When we watch a foot race between relatively equally matched athletes, we understand that they all start the race at the same starting line; however, by the end of the race there usually is one winner, one who comes in last and the rest finish somewhere in between.  We accept this as the natural order of things and we give our accolades to the winner for running a good race and even though we may give credit to the last place finisher for his effort we also acknowledge that he fell short and lost.

Life is a little like that race.   I am all for the proposition that we are all created equal; however, in the race of life, there will be those who finish far ahead of the others with most of us being somewhere in the middle.  Regardless of how society measures success, whether it is based on the accumulation of wealth, acquiring knowledge, the amount of your good deeds, the fulfillment you achieve in your life, or simply the responsibilities you assume for your family, in the race of life, some people have more success than others.

Even as we give our allegiance to equality, we also must embrace the fact that we all do not finish the race of life equally.   Some of us finish strong, some of us barely finish at all, and the rest of us fall somewhere in the middle.   Just as in that foot race, I believe that those people who finish strong deserve our praise and admiration and those that did not run a good race should accept the consequences of having fallen short.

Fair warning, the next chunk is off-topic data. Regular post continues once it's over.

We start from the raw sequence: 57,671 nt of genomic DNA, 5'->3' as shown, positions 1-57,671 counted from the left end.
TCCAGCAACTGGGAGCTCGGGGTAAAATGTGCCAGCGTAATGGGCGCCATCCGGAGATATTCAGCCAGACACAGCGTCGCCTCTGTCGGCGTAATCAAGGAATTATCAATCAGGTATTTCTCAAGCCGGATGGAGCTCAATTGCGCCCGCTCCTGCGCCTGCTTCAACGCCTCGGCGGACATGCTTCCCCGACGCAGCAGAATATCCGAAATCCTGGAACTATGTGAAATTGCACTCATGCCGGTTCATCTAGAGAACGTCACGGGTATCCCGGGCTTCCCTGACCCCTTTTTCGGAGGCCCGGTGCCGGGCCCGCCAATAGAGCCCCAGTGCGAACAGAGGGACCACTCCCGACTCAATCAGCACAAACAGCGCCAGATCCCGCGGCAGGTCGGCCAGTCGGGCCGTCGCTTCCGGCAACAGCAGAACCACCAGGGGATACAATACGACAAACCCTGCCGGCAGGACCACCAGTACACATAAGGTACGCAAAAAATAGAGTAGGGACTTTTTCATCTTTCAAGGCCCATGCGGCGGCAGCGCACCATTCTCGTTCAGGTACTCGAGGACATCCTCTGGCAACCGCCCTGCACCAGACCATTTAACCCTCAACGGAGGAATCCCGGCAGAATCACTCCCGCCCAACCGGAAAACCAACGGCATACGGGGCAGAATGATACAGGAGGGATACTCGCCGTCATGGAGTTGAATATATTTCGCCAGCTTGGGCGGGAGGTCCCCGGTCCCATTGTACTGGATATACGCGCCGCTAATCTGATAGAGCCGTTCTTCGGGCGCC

Obviously, I understand that life is more complicated than a simple foot race and that there are many factors, some of which are beyond our control, which could affect our ability to run a good race so to speak.   However, on the other hand, we must also recognize that much of what determines how we finish in the race of life is based on our efforts, our drive, our attitudes and many other factors over which we do have control.

So, on your mark, get set, go!

On Monday, Joe reveals a unique phase in his life that turned out to be of help to him in “My Life Was An Open Book”.